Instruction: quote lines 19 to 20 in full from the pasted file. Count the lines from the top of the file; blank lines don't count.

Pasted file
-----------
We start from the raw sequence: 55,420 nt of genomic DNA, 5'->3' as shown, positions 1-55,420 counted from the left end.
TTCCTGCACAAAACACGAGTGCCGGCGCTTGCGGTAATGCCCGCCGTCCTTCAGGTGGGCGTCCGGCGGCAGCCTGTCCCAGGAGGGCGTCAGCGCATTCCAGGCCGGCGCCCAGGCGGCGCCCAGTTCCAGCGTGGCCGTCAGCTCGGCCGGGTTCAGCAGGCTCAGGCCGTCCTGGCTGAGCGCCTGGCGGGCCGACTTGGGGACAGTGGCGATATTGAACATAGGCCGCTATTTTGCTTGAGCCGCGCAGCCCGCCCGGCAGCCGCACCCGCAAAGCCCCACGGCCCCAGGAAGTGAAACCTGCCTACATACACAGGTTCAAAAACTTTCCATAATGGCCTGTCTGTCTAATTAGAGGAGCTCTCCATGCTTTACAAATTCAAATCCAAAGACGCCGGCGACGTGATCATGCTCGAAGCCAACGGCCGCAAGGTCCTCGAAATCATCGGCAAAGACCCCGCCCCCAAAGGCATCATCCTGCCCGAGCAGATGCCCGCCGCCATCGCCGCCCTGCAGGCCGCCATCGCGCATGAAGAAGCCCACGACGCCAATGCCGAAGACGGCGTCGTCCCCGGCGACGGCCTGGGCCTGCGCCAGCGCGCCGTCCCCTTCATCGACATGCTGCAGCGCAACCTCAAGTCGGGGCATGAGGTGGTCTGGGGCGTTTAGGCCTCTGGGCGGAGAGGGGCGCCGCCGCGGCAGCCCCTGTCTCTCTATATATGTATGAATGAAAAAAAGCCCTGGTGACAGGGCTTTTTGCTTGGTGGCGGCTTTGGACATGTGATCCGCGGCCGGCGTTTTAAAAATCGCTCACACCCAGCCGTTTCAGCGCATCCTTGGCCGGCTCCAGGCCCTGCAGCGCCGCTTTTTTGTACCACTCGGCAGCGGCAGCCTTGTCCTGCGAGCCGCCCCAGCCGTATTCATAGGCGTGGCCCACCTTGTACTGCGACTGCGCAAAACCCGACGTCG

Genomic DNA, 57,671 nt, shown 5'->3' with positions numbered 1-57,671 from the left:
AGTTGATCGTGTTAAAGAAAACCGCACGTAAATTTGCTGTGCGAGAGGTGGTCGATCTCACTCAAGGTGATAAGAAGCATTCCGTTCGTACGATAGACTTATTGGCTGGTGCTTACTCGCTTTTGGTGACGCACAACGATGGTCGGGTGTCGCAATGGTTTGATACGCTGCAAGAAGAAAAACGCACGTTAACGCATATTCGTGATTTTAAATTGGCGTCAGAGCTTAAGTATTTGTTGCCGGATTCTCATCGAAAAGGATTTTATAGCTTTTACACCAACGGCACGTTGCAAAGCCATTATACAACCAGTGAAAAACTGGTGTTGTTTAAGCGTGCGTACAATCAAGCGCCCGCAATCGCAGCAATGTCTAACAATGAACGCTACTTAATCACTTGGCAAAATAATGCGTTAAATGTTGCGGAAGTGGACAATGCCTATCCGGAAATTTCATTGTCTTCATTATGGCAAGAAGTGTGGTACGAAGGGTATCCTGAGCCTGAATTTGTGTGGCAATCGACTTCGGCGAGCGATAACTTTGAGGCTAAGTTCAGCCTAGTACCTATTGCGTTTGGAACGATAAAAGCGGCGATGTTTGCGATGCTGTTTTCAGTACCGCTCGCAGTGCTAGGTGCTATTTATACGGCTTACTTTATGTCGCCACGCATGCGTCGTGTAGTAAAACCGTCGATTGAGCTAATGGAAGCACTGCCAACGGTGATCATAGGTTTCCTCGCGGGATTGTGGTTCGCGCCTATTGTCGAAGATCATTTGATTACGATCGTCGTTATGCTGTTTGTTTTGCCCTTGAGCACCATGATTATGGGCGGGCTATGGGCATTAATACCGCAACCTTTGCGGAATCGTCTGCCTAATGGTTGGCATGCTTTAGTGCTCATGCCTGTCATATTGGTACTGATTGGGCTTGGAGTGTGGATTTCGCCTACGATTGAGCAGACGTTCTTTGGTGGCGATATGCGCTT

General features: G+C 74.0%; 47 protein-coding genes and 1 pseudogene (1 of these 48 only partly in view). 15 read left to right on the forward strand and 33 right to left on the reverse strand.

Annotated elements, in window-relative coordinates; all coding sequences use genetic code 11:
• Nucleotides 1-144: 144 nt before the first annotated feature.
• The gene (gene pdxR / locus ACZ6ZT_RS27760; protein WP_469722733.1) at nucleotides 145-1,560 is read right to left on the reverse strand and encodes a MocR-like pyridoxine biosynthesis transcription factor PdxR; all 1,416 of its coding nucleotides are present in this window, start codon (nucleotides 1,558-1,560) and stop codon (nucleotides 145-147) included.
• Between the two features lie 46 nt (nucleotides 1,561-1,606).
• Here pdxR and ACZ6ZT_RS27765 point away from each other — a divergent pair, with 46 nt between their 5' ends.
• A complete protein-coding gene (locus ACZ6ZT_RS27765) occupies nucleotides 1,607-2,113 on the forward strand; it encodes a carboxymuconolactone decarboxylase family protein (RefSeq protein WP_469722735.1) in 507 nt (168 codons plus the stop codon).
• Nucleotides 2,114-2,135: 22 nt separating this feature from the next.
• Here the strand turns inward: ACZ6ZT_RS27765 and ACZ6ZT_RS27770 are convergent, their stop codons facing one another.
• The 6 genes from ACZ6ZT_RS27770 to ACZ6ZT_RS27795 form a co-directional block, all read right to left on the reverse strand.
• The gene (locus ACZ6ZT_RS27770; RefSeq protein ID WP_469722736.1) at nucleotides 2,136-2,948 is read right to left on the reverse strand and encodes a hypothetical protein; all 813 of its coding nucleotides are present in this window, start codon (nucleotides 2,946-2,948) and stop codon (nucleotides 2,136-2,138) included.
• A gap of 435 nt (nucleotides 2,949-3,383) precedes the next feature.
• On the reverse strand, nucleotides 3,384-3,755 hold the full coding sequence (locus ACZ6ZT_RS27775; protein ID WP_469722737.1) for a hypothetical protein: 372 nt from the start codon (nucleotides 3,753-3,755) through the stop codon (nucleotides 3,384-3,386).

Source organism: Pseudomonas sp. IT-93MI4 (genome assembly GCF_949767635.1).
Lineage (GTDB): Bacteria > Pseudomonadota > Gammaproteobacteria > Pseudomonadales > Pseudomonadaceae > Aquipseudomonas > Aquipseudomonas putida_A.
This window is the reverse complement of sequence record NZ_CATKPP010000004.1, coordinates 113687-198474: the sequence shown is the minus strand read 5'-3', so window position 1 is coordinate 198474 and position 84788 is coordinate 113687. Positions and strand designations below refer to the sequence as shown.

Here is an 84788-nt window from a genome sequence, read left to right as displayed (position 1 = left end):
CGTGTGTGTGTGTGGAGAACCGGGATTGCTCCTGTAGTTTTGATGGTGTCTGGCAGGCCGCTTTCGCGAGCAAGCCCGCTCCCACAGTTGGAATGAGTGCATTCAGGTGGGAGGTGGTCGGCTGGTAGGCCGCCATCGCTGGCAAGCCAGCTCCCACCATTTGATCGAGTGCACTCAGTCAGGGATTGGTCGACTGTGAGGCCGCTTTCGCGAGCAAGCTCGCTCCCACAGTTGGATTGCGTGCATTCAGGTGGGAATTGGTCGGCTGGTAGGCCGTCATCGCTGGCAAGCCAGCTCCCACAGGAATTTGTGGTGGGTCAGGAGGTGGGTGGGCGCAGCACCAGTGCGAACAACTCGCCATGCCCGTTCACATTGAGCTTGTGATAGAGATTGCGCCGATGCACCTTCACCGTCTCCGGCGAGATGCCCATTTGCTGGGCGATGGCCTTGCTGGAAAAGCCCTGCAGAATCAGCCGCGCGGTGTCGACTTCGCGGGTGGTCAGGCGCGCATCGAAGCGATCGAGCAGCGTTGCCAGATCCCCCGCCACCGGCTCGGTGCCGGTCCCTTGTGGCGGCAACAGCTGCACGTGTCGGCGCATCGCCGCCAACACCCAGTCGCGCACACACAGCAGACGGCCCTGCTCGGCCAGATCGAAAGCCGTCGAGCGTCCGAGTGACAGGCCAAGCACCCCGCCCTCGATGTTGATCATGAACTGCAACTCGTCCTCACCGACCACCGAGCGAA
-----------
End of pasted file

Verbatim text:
Lineage (GTDB): Bacteria > Pseudomonadota > Gammaproteobacteria > Pseudomonadales > Pseudomonadaceae > Aquipseudomonas > Aquipseudomonas putida_A.
This window is the reverse complement of sequence record NZ_CATKPP010000004.1, coordinates 113687-198474: the sequence shown is the minus strand read 5'-3', so window position 1 is coordinate 198474 and position 84788 is coordinate 113687. Positions and strand designations below refer to the sequence as shown.